Donatello: Sculpting the Renaissance at the V&A

Earlier this month, London’s V&A museum opened its doors to the first major UK exhibition to explore Donatello’s exceptional talents, offering a fresh vision of the artist and his impact on both the cultural and artistic development of this crucial time in the history of art.

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Painting of landscape

Earlier this month, London’s V&A museum opened its doors to the first major UK exhibition to explore Donatello’s exceptional talents, offering a fresh vision of the artist and his impact on both the cultural and artistic development of this crucial time in the history of art. 

Florence-born Donato di Niccolò di Betto Bardi (c.1386-1466), universally known as Donatello, was arguably the greatest sculptor of all time through his powerful sculpture creations that continue to live on to this day. The artist was in the vanguard of a revolution in sculptural practice in the early Renaissance. 

Working in the full range of sculptural materials and techniques, including marble, bronze, wood, terracotta and stucco, Donatello contributed to major commissions of church and state; was an intimate of the Medici family and their circle in Florence, and was highly sought after in other Italian centres.

A first of its kind

Featuring works that have never been seen before in the UK, the exhibition includes Donatello’s early marble David and bronze Attis-Amorino from the Museo Nazionale del Bargello, the spectacular reliquary bust of San Rossore from the Museo Nazionale di San Matteo, Pisa, and bronzes from the High Altar of the Basilica of St Anthony in Padua. 

For the first time, the V&A’s exquisitely carved shallow relief of the Ascension with Christ giving the keys to St Peter is displayed alongside the Madonna of the Clouds from the Museum of Fine Arts, Boston, and Desiderio da Settignano’s Panciatichi Madonna from the Bargello, providing an exclusive opportunity to see these works together. 

Exhibition highlights

Donatello produced his first sculptures in marble for the Opera del Duomo, such as the David, and gained experience of working in wax, clay and bronze in Lorenzo Ghiberti’s workshop. The friendships, rivalries and collaborations are drawn out through these early experiences, including the inter-relationship with painters such as Masaccio. The artist’s innovative technique and his ability to combine ideas from both classical and medieval sculpture to create works that were novel, yet with an element of the traditional, are expressed throughout the exhibition, combining a thematic approach with chronology, encompassing the inter-relationship between sculpture, paintings, drawings and goldsmiths’ work.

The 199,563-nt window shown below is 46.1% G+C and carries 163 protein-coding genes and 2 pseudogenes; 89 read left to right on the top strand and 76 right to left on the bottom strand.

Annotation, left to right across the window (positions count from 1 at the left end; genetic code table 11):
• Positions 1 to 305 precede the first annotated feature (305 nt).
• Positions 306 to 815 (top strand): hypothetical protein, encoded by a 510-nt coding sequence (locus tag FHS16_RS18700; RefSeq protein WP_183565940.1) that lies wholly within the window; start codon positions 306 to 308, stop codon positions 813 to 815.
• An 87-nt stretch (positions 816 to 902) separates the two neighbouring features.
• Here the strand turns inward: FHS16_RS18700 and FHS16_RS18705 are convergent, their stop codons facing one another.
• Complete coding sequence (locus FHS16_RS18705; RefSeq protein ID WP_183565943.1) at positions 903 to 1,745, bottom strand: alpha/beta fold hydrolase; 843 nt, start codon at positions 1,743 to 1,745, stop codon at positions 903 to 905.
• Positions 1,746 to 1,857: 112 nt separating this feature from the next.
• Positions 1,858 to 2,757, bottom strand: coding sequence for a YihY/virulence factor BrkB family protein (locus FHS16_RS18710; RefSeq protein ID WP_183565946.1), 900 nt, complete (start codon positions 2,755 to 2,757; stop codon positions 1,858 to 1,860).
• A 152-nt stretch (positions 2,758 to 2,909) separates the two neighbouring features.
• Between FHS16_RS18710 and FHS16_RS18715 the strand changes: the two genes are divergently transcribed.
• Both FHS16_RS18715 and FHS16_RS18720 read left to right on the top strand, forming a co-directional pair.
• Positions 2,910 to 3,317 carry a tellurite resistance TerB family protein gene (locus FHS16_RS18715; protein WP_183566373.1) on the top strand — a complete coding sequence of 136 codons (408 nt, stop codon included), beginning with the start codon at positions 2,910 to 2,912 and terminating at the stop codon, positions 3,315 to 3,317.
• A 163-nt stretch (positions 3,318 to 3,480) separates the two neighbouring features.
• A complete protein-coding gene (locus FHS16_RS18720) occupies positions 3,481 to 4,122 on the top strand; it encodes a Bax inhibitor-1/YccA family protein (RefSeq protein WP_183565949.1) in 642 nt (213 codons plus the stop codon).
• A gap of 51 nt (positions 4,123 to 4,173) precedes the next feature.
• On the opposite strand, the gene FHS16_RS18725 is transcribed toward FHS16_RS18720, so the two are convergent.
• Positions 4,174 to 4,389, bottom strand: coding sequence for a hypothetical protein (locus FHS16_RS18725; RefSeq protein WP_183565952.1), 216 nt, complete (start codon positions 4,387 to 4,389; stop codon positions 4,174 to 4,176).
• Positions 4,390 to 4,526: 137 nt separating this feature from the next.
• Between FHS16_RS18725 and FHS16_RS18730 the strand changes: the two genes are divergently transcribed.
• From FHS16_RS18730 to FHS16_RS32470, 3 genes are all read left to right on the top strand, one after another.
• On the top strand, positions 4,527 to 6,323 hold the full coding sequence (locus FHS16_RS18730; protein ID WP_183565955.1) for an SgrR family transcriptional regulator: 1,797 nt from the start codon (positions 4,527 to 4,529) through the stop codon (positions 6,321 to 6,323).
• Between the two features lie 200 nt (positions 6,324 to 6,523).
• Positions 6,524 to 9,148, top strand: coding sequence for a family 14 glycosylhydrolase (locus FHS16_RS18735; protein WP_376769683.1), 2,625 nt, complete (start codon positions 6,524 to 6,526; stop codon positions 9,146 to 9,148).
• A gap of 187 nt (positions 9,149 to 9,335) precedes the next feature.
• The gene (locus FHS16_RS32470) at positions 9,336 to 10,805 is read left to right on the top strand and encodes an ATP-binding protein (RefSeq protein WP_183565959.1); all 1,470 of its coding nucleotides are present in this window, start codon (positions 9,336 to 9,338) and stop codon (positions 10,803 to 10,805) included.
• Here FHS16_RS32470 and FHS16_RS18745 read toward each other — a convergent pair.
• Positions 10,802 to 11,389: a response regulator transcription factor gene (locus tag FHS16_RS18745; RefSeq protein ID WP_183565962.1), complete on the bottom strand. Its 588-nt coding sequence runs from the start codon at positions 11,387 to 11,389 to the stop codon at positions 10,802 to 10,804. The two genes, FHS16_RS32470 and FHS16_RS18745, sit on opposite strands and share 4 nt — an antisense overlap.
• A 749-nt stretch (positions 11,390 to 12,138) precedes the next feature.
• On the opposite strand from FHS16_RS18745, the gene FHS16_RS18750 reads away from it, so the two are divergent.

Comprising around 130 objects, the exhibition incorporates a significant number of objects from the V&A’s own collections – including the most extensive holdings of Italian Renaissance sculpture outside Italy – notably from the Medieval & Renaissance Galleries. Although no goldsmiths’ work by Donatello survives, a sense of its importance in his sculptural practice is provided throughout by fundamental works from the medieval and Renaissance period, such as the head of God the Father by Beltramino de Zuttis. 

The impact of his early experience manifests in Donatello’s partnership with Michelozzo from c.1425-34, explored here through their Catasto declarations for tax assessment, as well as sculpture created in their joint workshops, including marble and mosaic panels and a bronze capital showing dancing spiritelli from the exterior pulpit of Prato Cathedral (from the Museo dell’Opera del Duomo, Prato).

Peta Motture, Exhibition Lead Curator of Donatello: Sculpting the Renaissance said:

“Donatello was a driving force behind the Italian Renaissance and an inspiration to artists across the centuries. Bringing together objects and narratives never seen before in the UK, the exhibition provides a unique moment to experience, enjoy and – for those less familiar with his work – discover Donatello’s astonishing talents and his wide-ranging impact on Renaissance and later art.” 

As a proud Corporate Patron of the V&A, we encourage you to experience this unique exhibition.

Donatello: Sculpting the Renaissance is now open at the V&A South Kensington until 11 June 2023. For more information and to book tickets, click here. 

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